UO president will stay in job until contract ends in June

UO president will stay in job until contract ends in June
University of Oregon President Richard Larivierre

EUGENE, Ore. - University of Oregon President Richard Lariviere will serve until the end of his contract then will leave the school after being told that the State Board of Higher Education will not renew his employment.

Wednesday Lariviere issued a statement saying he remain at the university's helm until June 30, 2012 when his contract ends.

In the statement he said there was a "ongoing difference of opinion of the future of the UO."

“This is strictly a personnel matter, not a matter of policy,” said Matt Donegan, president of the State Board of Higher Education. “It is in no way motivated by a difference of opinion about the future of the University of Oregon. The Board’s priority is an effective transition in leadership for the benefit of the University of Oregon and the Oregon University System.”

A rift between Lariviere and the board appeared during the last Legislative session when he proposed the university form its own governing board and be more financially independent.
 
In June, the board renewed Lariviere’s contract but only extended it for one year and attached several conditions to it. One of those conditions stated that he no longer independently advocate for a separate governance board for the university.

The conditions were an indication the board felt that Lariviere wasn’t a team player.

At the time, board president, Paul Kelly, saw a good working relationship with Lariviere in the future.

"We envision a long-term relationship with Richard and hope he wants to be at the U of O for a long period of time," he told The Associated Press.

Lariviere also frustrated his superiors by giving pay raises to some administrators and faculty members. They came to light as the Oregon University System was locked in tough contract negotiations with a union representing clerical and support staff. Lariviere defended the raises, saying they were justified and the university could afford them.

Lariviere elevated the university's commitment to teaching and research, said Geraldine Richmond, a senior chemistry professor who was on the search committee that selected Lariviere as the UO's 16th president in 2009. She called his ouster "a setback to the university's future."

"He has shown the leadership and guts that any of the best institutions in our country should want," Richmond said.

Lariviere makes $540,000 in annual compensation, including a state-funded salary of $245,700 a year plus supplements from the UO Foundation and deferred compensation.

Lariviere is the 16th president of the university and he was hired July 2009.


Read Lariviere's email:

Dear Faculty, Staff and Students:


I received news on Monday in a meeting with the chair of the State Board of Higher Education that my contract as president of the University of Oregon will not be renewed. I was told I could resign or accept the termination of my contract, which runs through July 1, 2012, and I am weighing those options at this time.

This turn of events is a result of the ongoing difference of opinion over the future of the UO. But meaningful change often turns on uncomfortable moments, and it is my hope that I will be leaving the university well-positioned to take advantage of ongoing reforms to our state’s system of public universities.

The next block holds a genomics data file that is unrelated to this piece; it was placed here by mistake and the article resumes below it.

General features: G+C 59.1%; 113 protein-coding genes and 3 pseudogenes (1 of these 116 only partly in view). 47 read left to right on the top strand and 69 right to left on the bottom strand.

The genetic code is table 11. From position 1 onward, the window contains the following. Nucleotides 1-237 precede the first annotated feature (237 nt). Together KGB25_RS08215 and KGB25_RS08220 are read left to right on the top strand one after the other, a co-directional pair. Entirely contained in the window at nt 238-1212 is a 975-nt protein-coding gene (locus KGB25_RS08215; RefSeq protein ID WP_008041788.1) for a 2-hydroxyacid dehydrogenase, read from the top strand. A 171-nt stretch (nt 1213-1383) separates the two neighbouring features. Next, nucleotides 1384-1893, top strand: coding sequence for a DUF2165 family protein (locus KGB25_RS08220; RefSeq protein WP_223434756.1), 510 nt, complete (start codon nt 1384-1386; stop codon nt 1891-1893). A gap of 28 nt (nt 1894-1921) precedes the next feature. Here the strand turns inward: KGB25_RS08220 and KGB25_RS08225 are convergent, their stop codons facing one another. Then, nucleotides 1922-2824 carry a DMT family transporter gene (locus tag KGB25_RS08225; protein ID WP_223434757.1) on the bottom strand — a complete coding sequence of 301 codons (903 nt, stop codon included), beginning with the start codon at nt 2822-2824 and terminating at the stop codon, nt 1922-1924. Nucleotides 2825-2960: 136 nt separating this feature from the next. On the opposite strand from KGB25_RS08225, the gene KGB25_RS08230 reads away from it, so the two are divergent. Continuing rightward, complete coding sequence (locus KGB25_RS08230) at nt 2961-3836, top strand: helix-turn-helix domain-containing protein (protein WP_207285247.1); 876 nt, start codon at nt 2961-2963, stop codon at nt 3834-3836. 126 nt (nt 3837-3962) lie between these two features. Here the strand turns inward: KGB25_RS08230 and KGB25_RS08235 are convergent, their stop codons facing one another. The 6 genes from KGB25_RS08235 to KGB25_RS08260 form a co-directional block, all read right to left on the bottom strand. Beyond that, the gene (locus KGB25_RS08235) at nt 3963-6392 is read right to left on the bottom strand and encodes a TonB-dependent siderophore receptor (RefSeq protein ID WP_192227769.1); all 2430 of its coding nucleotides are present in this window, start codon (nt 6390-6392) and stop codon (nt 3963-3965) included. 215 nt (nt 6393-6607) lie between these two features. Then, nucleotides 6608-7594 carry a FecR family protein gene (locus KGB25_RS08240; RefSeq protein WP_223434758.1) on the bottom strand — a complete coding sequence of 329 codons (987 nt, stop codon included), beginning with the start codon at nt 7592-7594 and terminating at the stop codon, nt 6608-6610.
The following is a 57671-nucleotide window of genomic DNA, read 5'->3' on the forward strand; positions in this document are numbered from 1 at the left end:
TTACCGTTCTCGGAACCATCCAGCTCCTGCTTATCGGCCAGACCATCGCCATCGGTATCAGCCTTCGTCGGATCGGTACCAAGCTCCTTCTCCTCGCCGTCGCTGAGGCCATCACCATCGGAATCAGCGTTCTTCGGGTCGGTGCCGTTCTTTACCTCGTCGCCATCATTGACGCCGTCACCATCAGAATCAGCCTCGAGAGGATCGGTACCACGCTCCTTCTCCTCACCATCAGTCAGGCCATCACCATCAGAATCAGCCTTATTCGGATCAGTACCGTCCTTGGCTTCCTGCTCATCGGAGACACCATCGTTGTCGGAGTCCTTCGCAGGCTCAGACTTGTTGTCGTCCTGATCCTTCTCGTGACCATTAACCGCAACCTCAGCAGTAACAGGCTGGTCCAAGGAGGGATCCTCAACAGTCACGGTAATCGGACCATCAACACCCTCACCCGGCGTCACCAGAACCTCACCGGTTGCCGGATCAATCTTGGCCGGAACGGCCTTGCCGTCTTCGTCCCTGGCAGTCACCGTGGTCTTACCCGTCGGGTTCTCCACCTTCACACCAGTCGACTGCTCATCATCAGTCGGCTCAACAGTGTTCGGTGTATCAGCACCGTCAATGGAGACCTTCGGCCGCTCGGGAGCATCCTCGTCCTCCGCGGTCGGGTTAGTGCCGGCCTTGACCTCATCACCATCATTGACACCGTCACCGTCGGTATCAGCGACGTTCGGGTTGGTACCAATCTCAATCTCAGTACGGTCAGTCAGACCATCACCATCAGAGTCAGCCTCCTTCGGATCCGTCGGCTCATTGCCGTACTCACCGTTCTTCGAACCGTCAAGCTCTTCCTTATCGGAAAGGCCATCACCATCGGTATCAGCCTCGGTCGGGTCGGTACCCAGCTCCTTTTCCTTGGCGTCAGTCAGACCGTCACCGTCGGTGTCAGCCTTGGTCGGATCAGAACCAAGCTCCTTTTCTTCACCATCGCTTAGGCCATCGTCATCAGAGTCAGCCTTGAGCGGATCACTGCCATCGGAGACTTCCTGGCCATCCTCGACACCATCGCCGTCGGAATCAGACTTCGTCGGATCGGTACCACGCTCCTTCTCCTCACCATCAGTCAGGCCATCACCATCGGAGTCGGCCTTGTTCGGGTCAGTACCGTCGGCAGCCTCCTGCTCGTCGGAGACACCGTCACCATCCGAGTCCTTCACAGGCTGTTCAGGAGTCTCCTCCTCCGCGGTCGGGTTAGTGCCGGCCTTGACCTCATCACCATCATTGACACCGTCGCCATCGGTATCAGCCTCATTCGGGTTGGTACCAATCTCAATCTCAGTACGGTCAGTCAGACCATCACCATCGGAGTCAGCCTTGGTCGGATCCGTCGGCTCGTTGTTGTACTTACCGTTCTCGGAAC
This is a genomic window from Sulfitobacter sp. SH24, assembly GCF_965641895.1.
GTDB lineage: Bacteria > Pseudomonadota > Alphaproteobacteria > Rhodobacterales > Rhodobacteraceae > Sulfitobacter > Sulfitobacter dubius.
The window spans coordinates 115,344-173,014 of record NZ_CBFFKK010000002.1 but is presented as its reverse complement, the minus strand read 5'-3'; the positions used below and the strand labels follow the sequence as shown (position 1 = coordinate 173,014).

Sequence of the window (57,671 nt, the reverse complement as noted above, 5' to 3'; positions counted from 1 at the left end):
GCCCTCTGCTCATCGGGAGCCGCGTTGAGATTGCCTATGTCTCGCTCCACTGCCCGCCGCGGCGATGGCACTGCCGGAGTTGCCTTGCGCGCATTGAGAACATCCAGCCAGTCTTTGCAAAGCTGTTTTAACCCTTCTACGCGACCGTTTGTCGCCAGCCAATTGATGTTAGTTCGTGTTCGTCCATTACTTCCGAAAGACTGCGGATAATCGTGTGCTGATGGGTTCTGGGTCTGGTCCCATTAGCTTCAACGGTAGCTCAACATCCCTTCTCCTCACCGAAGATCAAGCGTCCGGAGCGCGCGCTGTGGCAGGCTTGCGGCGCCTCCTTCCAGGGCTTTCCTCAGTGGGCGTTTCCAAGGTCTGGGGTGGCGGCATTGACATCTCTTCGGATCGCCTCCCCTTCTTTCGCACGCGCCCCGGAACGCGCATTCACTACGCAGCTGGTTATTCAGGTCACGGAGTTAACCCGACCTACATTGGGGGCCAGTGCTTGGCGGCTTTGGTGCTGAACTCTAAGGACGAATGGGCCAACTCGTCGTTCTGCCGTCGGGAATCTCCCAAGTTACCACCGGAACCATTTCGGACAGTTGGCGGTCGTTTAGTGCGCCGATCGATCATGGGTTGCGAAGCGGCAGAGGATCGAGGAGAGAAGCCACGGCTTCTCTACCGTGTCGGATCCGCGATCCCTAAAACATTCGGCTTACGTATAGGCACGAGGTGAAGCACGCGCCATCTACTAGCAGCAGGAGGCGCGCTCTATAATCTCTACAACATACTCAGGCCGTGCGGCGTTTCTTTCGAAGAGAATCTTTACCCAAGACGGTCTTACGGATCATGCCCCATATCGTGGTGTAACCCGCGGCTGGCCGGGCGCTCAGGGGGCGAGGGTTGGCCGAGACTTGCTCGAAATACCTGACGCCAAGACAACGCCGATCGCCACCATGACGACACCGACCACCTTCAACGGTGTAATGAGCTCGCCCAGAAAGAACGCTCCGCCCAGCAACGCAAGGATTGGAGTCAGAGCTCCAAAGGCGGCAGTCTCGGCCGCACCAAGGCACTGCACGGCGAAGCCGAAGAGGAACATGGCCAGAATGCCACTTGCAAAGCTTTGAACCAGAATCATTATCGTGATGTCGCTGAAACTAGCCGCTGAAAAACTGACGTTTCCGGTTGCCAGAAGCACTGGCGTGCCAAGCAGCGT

Since becoming the UO’s 16th president in July 2009, my focus has been on enhancing the education of our students at Oregon’s flagship public university. I have sought to do this by focusing on our critical public mission and tapping the brilliance and innovation that resides here among our faculty, staff and students.

The UO has had a leading voice in public discussions that resulted in this year’s legislative overhaul to the structure of Oregon’s entire educational system – from early childhood education through post-doctoral studies. Our bold ideas have led to the promise of additional changes in the not-too-distant future, including eventual consideration of our proposal for individual universities to form local governing boards.

But our primary mission has been to provide educational opportunity and academic excellence, and you have taken both to new heights. Enrollment is at an all-time high this year, topping last year’s record enrollment. Much has been made of our ability to attract out-of-state and international students, but we are also educating more Oregon students than ever before. This year’s freshman class is the most diverse and has the highest grade point average of any incoming class in UO history, and we have raised freshman-to-sophomore retention to a new level.

We are what great students look for in a university. We are different, and embrace difference. We have brilliant, dedicated faculty, cutting-edge research, and award-winning programs. Through careful financial stewardship we were able to give well-earned salary increases to faculty and staff. The UO’s research grant funding is setting records as well.
Even though the past 2 ½ years have been difficult economic times for our entire country, we have generated a quarter of a billion dollars in private gifts at the UO and we have half a billion dollars in ongoing construction projects.

One of my proudest accomplishments is the concerted advocacy for public policy, governance and funding changes to strengthen the university and the entire state. I remain hopeful that honest debate and the exploration of new ideas – whether academic or political – will be celebrated and encouraged.

I wanted you to hear this news from me personally, not read about it elsewhere. I encourage all of you to channel your energy into advancing the momentum we have built together.  Thank you for the great work you do.  I am intensely proud to be your colleague.

Sincerely,
Richard Lariviere